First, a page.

What sets this apart for the run-of-the-mill story is the writing, and Robert DiNero. DiNero has certainly shown is comic chops before, in fact he got offered this part after Nancy Meyers saw him in "Silver Linings Playbook". Anne Hathaway is no slouch either, having appeared in a variety of roles in her career. There are very nicely paced sections of dialog between Ben and Jules that just carry the story along and establish them as real people.

DiNero is great a Ben. Ben is "old-school" but not a dinosaur. He may be a bit behind the technology curve, but he's eager to learn. He gets submerged into a chaotic office full of people younger than his children but always keeps his head up. The reaction shots of DiNero to his coworkers and their troubles is great. There is a scene during one of the interviews where he is asked about college. "What was your major? Do you remember?" DiNero's look is perfect.

There is one scene where the movie almost gets out of hand. Jules accidentally sends an unflattering email to her mother. She wants her IT people to retrieve it but is told it's impossible. Ben, in what sounds like a joke, suggest that he take a couple of guys over to the mother's house, break in and delete the email before her mother gets home from work. Then they do it. About 5 minutes of slap stick comedy follows, but director Meyers (who also wrote the story) manages to not let the scene take over the entire movie.

The only weak link in the film is Jules' husband, Matt, played by Anders Holm. It's not that Holm plays the part badly it's just a little hard to believe that Jules would have married this guy.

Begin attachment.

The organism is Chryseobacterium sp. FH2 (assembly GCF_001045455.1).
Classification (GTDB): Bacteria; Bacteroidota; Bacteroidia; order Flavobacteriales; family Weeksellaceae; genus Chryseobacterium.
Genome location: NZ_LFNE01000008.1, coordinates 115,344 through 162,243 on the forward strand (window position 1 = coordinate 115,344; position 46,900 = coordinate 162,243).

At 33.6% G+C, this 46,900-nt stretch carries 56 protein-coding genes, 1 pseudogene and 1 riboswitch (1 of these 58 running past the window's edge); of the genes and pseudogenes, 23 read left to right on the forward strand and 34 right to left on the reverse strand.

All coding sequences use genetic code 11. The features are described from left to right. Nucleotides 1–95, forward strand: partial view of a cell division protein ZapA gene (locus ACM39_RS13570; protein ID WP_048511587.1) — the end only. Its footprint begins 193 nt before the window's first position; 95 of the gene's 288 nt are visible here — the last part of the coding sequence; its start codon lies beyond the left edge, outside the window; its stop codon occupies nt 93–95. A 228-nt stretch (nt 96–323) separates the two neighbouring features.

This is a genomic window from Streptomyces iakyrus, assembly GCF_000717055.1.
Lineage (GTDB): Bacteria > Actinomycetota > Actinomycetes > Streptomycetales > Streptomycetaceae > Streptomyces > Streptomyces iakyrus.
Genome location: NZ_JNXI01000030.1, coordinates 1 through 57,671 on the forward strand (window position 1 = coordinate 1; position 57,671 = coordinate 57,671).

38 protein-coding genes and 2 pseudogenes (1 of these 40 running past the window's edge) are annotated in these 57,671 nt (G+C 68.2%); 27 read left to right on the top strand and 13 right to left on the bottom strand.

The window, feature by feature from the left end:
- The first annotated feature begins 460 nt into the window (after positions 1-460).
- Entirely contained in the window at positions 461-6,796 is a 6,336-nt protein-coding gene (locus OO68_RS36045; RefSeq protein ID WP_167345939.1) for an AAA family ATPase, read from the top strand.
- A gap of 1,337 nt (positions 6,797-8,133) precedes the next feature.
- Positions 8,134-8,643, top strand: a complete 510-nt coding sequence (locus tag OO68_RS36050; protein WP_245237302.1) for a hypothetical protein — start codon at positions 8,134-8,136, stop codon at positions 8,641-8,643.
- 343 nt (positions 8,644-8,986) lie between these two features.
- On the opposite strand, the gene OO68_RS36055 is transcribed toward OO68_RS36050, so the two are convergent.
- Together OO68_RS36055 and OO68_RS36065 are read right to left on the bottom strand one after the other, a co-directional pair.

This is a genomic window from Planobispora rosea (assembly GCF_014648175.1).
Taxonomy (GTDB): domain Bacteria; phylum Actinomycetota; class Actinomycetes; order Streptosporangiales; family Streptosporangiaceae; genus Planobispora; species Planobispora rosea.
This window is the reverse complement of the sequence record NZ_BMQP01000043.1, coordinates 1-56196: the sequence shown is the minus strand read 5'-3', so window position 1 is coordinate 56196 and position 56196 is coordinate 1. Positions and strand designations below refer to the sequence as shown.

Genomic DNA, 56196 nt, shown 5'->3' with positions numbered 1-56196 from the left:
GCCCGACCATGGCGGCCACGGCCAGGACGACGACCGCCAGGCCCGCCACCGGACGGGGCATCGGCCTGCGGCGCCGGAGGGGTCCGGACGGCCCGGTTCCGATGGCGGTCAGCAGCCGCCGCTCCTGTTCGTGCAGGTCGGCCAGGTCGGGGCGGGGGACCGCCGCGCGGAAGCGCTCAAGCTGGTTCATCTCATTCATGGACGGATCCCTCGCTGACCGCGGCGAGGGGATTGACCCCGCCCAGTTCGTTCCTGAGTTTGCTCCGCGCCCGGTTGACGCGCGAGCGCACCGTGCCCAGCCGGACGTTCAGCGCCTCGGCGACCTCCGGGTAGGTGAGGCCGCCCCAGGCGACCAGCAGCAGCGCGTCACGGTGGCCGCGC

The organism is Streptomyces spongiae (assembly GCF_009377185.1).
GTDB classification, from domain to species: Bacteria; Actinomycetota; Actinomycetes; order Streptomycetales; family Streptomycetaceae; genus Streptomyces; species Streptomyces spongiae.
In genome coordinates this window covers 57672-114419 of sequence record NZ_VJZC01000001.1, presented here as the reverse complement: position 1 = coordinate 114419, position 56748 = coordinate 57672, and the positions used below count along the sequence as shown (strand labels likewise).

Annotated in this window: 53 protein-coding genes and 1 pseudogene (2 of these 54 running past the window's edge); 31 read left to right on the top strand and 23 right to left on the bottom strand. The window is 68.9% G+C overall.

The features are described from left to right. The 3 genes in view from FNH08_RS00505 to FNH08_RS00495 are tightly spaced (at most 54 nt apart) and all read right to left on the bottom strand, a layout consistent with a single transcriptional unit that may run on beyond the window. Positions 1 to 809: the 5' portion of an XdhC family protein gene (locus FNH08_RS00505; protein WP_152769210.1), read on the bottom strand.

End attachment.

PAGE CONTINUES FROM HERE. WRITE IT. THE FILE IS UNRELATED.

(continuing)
Jules and Matt have a young daughter (6 maybe?) played by JoJo Kushner. Young Kushner steals every scene she is in, basically playing a grade school edition of Jules.

The movie brings up a lot of important themes about women in the work place, older people in the workforce, mother-daughter relationships, and the expense of apartments in New York City. It doesn't do much with any of these bit it's not trying to be an issues movie. It's trying to be a story about how people cope with a lot of these issues and it does a good job at that.

I'm a retired guy, not quite as old as DiNero portrays here, but I'm pretty satisfied with retirement. If Anne Hathaway offered me a job, however, I'd seriously consider going back to work.

Monday, September 28, 2015

Van Landingham vs. Isringhausen

Here's something I'll bet you didn't know. According to Wikipedia a major league baseball record was tied on May 29, 1996 when William Van Landingham of the Giants faced off against Jason Isringhausen. The record?  Longest combined names of starting pitchers in a game.

1997 Topps

This record is actually mentioned on the back of Van Landingham's 1997 Topps card only it says the game was on April 13, 1996. It also mentions the pitchers in the previous record game, Pittsburgh's Fritz Ostermueller vs. the Phillies' Ken Raffensberger in 1944.  Remember those guys? This looks like it was a game for the ages. The game was on 9/29/44. Raffensberger who finished that season 13-20 with the 61-91 Phillies beat Ostermueller (13-8) for the 62-90 Pirates. There were 1,000 people packing Shibe Stadium to see this game. At least it was short, only 1:43 long.